RIM bows to shareholder pressure, agrees to evaluate roles of CEOs Lazaridis and Balsillie
New committee to examine executive set-up
A matter of hours after an unnamed senior RIM executive called for co-CEOs Mike Lazaridis and Jim Balsillie to step down and take on more defined roles within the company, the firm has agreed to evaluate its current management structure.
The concession has been made not in response to said letter, however, but rather as a result of a request by NEI Investments.
The body, which is an investor in RIM, was to table a shareholder proposal at the company's AGM demanding a separation of the CEO and chairman roles – both of which are held by Lazaridis and Balsillie.
To nullify the motion, RIM has agreed to set up a committee designed to "study the appropriate balance between an independent lead director or chair with full and exclusive authority customarily held by such an office holder".
Many believe RIM's failure to respond quickly to the growing threat of iOS and Android from 2007 onwards was, in part, due to the fact that both major levers of power at the company are held by Lazaridis and Balsillie.
It's an issue said executive brought up in his letter, claiming RIM "missed not boldly reacting to the threat of iPhone when we saw it in January over four years ago".
Slow to react
"We laughed and said they are trying to put a computer on a phone, that it won't work," he or she added.
"We should have made the QNX-like transition then. We are now 3-4 years too late. That is the painful truth…it was a major strategic oversight and we know who is responsible."
While it remains to be seen whether either Lazaridis and Balsillie would consider stepping down, the committee does have a mandate to "determine the business necessity for RIM's Co-CEOS to have significant board level titles to assist their selling and other responsibilities with certain large customers in overseas markets".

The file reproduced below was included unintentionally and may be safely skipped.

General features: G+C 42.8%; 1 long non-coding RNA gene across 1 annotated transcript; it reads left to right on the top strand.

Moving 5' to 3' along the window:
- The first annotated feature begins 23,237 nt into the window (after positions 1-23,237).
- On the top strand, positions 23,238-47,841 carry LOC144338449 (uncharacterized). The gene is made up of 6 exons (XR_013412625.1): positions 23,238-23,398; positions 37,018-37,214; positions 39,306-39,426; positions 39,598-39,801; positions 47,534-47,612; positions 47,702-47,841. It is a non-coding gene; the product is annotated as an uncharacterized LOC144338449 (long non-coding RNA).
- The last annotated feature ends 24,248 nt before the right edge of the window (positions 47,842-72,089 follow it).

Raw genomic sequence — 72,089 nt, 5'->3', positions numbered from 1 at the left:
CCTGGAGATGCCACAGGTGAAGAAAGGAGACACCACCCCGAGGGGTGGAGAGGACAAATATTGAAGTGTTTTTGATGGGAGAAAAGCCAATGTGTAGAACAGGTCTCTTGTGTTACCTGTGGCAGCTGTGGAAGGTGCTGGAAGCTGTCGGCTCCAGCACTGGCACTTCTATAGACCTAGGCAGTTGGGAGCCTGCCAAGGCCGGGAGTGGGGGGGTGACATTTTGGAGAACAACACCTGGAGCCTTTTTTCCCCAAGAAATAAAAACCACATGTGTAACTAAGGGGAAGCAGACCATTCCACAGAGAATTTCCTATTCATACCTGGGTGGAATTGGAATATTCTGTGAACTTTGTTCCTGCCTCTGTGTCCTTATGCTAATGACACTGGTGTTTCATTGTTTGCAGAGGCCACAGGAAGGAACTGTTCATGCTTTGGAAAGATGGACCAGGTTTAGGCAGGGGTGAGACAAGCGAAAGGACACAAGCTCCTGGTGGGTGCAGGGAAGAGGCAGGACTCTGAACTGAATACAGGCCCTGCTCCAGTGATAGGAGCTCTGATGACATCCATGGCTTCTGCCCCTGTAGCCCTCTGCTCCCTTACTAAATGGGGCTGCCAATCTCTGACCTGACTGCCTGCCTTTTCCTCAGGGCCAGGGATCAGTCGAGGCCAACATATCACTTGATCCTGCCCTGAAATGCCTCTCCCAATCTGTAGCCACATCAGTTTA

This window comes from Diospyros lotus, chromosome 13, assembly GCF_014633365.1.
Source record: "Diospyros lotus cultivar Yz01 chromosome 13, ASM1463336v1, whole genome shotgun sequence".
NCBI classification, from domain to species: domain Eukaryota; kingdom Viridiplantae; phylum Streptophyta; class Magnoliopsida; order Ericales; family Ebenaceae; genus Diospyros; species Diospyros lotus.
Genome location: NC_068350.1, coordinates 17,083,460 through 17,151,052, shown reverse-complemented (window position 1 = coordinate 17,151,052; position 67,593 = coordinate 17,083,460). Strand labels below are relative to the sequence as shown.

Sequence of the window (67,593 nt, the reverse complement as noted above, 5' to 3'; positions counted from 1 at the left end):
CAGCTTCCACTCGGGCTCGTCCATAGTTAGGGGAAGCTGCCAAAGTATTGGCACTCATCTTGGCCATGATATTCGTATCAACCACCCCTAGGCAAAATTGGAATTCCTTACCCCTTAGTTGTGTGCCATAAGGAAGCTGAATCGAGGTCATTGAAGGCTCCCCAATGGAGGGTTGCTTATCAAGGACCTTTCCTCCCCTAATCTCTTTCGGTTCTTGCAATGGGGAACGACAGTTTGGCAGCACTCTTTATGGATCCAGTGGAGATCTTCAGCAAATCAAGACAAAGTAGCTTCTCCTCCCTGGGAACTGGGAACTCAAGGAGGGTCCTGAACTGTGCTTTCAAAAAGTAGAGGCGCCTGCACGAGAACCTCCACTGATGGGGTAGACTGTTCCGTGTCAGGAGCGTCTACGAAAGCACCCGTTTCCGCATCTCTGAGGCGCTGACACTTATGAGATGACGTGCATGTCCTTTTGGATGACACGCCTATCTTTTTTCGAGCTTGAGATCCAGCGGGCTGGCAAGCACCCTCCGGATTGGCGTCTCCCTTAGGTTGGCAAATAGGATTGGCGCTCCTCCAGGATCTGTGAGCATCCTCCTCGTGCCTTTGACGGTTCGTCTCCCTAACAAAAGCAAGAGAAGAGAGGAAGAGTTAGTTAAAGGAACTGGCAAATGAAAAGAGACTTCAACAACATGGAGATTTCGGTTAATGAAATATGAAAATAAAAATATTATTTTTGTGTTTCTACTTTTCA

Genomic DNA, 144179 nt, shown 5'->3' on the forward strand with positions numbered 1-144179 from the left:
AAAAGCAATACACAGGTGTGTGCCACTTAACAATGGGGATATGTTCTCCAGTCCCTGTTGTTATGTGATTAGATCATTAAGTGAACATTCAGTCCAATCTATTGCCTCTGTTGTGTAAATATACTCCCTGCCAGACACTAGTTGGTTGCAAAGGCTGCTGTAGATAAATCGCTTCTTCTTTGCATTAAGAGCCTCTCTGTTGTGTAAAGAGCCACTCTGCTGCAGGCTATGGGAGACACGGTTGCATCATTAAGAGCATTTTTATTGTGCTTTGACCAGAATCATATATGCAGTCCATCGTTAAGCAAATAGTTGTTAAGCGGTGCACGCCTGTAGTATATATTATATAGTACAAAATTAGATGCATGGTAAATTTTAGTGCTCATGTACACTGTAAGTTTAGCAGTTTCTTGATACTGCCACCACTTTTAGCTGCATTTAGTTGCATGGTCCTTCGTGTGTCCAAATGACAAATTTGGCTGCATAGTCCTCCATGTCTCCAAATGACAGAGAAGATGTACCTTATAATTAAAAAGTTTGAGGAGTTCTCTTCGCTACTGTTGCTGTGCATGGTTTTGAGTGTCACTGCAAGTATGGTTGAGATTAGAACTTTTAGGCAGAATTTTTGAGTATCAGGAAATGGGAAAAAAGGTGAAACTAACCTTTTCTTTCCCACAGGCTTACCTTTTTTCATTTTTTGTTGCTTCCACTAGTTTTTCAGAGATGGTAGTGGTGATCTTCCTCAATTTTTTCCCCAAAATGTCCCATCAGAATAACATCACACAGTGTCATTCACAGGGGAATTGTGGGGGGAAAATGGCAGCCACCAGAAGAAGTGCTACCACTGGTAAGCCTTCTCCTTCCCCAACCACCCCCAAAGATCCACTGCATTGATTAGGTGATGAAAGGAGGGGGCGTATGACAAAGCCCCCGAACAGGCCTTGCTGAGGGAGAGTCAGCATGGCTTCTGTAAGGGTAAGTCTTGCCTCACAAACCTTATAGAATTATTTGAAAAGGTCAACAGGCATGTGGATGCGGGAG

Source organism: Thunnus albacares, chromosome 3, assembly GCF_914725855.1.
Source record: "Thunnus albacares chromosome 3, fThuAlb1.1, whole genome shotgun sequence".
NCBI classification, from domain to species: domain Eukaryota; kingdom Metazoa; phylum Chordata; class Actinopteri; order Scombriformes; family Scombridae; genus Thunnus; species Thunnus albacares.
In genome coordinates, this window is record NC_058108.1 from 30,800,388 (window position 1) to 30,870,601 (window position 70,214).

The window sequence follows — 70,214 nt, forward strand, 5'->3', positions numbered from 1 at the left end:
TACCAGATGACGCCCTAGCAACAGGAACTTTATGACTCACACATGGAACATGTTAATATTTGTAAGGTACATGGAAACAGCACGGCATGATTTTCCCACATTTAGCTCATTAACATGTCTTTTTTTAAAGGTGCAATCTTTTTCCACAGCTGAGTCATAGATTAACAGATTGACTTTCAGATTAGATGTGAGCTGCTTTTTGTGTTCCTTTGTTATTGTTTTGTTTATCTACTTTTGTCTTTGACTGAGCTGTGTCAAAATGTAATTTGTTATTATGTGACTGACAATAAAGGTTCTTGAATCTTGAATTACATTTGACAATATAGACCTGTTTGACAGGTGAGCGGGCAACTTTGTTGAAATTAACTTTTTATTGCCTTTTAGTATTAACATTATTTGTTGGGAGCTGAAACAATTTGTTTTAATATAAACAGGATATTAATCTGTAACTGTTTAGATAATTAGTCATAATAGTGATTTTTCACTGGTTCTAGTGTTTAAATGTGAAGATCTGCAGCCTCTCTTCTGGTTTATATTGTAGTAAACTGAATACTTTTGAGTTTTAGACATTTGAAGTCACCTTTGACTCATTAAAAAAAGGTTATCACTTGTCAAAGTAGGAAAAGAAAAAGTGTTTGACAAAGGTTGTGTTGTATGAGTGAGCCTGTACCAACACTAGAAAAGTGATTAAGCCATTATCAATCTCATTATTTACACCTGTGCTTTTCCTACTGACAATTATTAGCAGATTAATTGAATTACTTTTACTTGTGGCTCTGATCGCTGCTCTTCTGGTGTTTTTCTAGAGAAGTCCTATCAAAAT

Finally, the committee will also set out to provide a rationale for a recommended governance structure for the company moving forward, including clarification of the co-CEO and chair roles, as well as the remit of RIM's board.
Recommendations are expected to be issued on January 31, 2012.
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| 04:30 - 18 January 2012
Don't blame CEO, they want RIM win.
RIM has strange culture and self distruct political environment.
In RIM if a new hired person figure out major problem and introduce efficient approach, both manager and his buddy group member will proof their wrong approach works. just like someone point out driving a car is right way, pushing a car is wrong way, then both manager and his buddy group member will hate you, and proof that 3 person can also move the car by pushing it. cheating email will be sent to some vice president, saying like: see, the car moving, pushing a car is a natural part of the process, in order to deny new hired contribution of introducing skill of drive a car, they have to deny merit of driving a car.
It is very strange company culture and strange company political environment, it promote stealing and cheating skill. RIM's management may be a typical instance in MBA course.
This culture deny or steal hardworking team members' contribution/innovation, generate strange political environment, destroy RIM.
So don't blame CEO, some of their VPs and VPs' expert generate terrible culture and self destruct political environment.
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